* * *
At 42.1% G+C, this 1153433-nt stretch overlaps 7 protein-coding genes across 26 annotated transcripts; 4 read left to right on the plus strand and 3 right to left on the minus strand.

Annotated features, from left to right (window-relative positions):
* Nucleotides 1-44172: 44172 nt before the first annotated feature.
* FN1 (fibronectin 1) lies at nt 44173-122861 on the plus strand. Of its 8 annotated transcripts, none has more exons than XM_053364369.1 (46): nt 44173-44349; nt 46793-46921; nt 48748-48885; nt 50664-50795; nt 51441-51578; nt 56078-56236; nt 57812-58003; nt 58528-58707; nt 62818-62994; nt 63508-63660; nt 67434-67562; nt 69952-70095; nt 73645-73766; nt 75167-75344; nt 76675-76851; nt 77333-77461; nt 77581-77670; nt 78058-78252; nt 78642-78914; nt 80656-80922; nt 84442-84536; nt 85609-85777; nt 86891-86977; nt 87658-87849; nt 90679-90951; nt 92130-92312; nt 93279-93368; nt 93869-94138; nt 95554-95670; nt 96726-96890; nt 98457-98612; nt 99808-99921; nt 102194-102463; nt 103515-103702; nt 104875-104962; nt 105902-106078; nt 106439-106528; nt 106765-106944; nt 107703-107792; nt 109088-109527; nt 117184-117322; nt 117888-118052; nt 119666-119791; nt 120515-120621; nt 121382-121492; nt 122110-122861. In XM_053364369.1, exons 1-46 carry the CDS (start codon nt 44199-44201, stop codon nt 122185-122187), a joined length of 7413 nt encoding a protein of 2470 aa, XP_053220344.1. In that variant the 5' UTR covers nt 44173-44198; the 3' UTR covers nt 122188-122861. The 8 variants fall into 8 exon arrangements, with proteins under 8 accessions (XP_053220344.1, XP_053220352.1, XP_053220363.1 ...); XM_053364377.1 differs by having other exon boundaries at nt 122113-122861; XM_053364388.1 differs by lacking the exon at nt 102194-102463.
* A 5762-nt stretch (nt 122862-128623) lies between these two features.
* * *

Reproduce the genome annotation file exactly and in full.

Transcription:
At 42.1% G+C, this 1153433-nt stretch overlaps 7 protein-coding genes across 26 annotated transcripts; 4 read left to right on the plus strand and 3 right to left on the minus strand.

Annotated features, from left to right (window-relative positions):
* Nucleotides 1-44172: 44172 nt before the first annotated feature.
* FN1 (fibronectin 1) lies at nt 44173-122861 on the plus strand. Of its 8 annotated transcripts, none has more exons than XM_053364369.1 (46): nt 44173-44349; nt 46793-46921; nt 48748-48885; nt 50664-50795; nt 51441-51578; nt 56078-56236; nt 57812-58003; nt 58528-58707; nt 62818-62994; nt 63508-63660; nt 67434-67562; nt 69952-70095; nt 73645-73766; nt 75167-75344; nt 76675-76851; nt 77333-77461; nt 77581-77670; nt 78058-78252; nt 78642-78914; nt 80656-80922; nt 84442-84536; nt 85609-85777; nt 86891-86977; nt 87658-87849; nt 90679-90951; nt 92130-92312; nt 93279-93368; nt 93869-94138; nt 95554-95670; nt 96726-96890; nt 98457-98612; nt 99808-99921; nt 102194-102463; nt 103515-103702; nt 104875-104962; nt 105902-106078; nt 106439-106528; nt 106765-106944; nt 107703-107792; nt 109088-109527; nt 117184-117322; nt 117888-118052; nt 119666-119791; nt 120515-120621; nt 121382-121492; nt 122110-122861. In XM_053364369.1, exons 1-46 carry the CDS (start codon nt 44199-44201, stop codon nt 122185-122187), a joined length of 7413 nt encoding a protein of 2470 aa, XP_053220344.1. In that variant the 5' UTR covers nt 44173-44198; the 3' UTR covers nt 122188-122861. The 8 variants fall into 8 exon arrangements, with proteins under 8 accessions (XP_053220344.1, XP_053220352.1, XP_053220363.1 ...); XM_053364377.1 differs by having other exon boundaries at nt 122113-122861; XM_053364388.1 differs by lacking the exon at nt 102194-102463.
* A 5762-nt stretch (nt 122862-128623) lies between these two features.